During strenuous exercise there are several factors in our bodies that tend to change. These changes that occur cannot stay that way they need to be returned back to a normal state. This is why our bodies have homeostatic mechanisms operating all the time, to return our bodies back to a constant internal environment. This constant internal environment needs to be maintained in order to carry out both basic and complex functions. One factor that is influenced by prolonged strenuous exercise is the change in body temperature. A core temperature of approximately 37 degrees Celsius is needed because the chemical reactions that occur in the body are very heat sensitive. There is a thermoregulatory centre located in the hypothalamus that balances the heat losses and the heat produced.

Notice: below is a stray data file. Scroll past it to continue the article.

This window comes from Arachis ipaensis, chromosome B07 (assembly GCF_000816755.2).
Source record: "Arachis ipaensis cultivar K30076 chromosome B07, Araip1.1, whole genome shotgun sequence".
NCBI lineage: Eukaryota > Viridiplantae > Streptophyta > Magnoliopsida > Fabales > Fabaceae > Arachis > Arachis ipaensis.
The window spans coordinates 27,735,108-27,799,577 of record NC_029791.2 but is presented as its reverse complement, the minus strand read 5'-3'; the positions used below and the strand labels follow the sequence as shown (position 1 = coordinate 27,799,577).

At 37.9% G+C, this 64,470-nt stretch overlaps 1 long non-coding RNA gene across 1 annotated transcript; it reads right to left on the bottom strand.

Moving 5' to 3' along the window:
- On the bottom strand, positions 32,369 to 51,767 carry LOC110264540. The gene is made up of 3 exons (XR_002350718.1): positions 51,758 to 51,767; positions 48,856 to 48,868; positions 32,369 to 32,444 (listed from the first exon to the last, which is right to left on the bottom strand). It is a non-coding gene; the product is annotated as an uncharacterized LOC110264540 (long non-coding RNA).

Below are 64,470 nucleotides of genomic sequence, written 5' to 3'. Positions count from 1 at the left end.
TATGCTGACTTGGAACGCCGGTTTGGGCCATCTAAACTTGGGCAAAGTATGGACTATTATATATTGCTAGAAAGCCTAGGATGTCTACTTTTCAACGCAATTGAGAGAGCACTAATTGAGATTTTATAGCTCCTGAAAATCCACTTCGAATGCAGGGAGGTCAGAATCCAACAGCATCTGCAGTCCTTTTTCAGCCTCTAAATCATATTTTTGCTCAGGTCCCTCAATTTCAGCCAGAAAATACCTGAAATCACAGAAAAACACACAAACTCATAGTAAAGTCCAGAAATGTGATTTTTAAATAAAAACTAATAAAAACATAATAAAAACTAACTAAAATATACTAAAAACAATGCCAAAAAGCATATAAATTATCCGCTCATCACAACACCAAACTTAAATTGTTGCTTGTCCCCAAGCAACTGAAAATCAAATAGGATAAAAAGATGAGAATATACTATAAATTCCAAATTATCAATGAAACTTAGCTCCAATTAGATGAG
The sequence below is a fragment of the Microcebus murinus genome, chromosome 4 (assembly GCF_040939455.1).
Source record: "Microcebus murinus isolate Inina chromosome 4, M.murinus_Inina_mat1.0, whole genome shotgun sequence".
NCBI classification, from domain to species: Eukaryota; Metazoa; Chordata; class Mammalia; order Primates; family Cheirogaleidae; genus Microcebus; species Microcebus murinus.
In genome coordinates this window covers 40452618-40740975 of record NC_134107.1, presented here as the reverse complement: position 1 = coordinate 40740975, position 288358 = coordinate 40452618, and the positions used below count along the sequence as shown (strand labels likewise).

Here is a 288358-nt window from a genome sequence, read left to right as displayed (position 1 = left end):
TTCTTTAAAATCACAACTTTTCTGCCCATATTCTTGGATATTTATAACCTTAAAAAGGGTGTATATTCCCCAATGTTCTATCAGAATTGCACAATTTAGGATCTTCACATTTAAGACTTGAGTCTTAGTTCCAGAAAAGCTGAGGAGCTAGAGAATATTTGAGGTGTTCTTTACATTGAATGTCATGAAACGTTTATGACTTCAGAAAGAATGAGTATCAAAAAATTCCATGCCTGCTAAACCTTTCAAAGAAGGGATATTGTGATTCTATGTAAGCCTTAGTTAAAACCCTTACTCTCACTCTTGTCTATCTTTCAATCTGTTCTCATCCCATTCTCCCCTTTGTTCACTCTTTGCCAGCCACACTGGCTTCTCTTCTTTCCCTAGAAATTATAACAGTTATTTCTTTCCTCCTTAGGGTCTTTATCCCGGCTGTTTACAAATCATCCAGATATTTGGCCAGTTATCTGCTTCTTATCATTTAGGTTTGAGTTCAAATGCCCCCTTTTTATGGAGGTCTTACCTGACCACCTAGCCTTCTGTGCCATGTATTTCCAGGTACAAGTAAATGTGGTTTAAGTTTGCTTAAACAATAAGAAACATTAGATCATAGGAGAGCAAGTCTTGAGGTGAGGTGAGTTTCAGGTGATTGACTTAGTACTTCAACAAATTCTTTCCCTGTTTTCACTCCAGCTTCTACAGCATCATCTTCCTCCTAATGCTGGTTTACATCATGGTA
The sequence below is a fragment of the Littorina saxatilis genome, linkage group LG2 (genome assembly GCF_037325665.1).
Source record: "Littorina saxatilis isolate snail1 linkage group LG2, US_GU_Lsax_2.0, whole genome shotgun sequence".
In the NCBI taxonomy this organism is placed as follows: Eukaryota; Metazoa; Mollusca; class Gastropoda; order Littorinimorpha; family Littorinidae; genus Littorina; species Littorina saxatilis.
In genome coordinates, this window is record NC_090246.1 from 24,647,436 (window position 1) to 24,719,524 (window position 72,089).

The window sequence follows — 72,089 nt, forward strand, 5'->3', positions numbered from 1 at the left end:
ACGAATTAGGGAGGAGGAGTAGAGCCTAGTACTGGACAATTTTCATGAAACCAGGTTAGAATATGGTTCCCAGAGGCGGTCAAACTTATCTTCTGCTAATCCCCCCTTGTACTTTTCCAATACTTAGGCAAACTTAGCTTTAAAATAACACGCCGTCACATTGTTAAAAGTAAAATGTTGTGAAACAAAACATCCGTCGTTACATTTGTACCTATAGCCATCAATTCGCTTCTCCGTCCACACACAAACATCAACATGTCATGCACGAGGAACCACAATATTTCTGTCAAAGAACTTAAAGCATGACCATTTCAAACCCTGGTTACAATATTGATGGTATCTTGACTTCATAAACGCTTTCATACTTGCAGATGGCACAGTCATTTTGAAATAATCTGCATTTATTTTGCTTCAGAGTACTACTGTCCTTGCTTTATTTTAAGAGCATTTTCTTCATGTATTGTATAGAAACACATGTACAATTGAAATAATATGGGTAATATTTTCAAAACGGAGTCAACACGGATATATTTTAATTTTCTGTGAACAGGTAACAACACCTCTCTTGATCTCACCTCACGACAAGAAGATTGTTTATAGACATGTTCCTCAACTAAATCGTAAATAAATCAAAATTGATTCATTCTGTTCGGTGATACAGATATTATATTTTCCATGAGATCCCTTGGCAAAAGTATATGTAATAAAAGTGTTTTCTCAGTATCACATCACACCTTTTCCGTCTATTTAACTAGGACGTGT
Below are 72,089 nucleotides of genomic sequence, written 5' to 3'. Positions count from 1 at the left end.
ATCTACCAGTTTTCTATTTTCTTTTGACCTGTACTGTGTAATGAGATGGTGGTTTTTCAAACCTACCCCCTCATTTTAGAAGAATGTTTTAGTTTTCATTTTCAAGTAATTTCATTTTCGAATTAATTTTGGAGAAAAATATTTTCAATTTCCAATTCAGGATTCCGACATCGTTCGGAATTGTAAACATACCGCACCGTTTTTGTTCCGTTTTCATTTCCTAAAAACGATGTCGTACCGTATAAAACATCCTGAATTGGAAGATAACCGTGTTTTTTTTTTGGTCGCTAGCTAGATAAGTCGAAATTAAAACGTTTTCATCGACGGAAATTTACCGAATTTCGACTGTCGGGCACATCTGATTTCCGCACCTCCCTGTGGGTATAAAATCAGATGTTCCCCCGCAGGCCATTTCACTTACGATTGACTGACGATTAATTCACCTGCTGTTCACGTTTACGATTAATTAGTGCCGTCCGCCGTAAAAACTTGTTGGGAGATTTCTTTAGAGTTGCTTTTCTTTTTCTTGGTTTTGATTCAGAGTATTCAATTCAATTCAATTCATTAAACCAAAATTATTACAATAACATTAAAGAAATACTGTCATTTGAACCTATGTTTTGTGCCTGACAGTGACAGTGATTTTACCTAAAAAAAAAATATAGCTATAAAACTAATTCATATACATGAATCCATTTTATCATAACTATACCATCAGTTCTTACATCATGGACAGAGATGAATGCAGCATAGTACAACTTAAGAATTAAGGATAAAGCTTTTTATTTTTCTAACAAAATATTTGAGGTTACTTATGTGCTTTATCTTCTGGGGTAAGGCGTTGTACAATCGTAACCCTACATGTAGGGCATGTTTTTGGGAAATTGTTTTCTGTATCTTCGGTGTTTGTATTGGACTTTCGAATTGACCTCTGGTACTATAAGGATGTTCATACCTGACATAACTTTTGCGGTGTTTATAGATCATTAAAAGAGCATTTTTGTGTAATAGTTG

During exercise there is a tendency that the body temperature of the person exercising to increase. This is due to the increased activity of the cells and muscles and also an increased breathing rate. The responses that occur during this exercise to maintain this constant internal environment are shown in a negative feedback loop. These are used to show the process from where the body first encounters an increased body temperature, then all the steps in between and then finally what the body does to counteract and keep the body temperature regulated. The stimulus, the change that can be detected by the body is the increased body temperature. The receptor is the organ that detects this change, and in this case are the brain, the thermo receptors in the blood vessels, peripheral thermoreceptors in the skin that provide the information on the external environment and the central thermoreceptors in the medulla. These heat receptors are receptors where there is an increase in temperature. The modulators are what notes the changes and determines the response that is needed. The modulator here is the brain and in it the hypothalamus.